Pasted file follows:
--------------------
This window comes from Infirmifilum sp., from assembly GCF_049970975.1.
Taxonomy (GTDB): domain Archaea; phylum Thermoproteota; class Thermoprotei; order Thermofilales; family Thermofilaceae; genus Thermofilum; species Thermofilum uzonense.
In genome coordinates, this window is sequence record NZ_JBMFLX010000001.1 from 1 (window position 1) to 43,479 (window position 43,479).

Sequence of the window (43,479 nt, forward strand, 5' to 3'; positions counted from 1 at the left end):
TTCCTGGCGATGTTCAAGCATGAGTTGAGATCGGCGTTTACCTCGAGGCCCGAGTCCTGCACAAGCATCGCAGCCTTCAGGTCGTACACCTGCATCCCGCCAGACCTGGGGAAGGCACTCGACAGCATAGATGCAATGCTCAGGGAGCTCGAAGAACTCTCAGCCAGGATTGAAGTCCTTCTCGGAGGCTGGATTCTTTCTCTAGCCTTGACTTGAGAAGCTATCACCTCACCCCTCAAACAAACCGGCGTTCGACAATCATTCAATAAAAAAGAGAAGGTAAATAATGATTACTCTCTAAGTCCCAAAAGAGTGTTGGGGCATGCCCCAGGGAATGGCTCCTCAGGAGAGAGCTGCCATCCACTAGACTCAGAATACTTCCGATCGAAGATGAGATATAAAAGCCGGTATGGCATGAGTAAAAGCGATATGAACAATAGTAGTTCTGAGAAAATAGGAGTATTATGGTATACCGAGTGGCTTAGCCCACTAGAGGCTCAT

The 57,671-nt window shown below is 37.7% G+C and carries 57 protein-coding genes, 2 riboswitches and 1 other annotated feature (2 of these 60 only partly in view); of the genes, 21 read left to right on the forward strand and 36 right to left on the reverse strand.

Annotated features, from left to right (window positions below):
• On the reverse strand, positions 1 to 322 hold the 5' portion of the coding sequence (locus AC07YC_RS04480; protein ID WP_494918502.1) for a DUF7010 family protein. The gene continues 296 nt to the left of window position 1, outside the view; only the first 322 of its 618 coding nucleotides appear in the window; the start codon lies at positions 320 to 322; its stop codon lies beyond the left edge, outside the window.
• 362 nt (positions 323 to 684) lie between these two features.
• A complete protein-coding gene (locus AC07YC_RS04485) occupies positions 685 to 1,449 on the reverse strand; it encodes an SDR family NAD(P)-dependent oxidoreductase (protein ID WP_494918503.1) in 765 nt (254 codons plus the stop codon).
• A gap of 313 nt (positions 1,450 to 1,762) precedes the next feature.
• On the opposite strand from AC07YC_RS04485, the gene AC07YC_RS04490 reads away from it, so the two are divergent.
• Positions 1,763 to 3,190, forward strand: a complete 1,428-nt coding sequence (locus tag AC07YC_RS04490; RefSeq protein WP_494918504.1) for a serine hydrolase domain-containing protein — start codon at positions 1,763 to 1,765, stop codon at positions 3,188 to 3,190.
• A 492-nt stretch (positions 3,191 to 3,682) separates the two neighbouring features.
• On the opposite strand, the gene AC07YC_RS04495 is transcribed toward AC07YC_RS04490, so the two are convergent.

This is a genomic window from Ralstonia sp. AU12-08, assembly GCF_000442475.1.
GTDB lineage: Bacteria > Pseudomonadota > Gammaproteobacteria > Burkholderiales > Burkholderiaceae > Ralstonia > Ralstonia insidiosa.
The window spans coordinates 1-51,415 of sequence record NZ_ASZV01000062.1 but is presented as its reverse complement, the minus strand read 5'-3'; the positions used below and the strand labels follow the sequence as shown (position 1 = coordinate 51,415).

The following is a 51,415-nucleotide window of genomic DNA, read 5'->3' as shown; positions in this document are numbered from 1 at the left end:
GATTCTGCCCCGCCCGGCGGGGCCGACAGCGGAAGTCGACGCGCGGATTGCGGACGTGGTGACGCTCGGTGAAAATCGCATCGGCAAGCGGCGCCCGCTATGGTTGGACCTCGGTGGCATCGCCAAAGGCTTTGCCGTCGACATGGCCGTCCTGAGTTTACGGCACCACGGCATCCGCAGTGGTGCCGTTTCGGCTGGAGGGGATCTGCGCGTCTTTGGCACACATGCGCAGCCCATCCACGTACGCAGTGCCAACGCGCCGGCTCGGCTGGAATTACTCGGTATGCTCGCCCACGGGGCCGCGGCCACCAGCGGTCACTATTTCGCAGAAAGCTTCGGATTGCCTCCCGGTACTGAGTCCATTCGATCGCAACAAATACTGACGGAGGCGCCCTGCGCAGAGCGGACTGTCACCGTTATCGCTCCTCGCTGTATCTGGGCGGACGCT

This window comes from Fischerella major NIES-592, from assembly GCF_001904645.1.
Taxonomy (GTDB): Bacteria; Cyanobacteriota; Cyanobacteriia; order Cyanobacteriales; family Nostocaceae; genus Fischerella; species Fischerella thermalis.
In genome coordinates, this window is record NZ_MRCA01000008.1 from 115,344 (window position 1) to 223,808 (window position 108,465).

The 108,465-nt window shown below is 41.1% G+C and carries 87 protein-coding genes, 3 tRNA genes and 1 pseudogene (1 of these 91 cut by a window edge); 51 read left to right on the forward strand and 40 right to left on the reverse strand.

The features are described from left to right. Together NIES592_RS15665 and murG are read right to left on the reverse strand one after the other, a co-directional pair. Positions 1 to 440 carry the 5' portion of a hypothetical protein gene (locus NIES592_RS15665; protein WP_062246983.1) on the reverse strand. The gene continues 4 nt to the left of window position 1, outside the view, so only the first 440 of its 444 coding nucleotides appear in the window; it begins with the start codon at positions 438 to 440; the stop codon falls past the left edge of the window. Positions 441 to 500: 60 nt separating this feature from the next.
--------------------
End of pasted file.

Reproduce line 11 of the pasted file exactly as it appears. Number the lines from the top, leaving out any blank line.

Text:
• A gap of 313 nt (positions 1,450 to 1,762) precedes the next feature.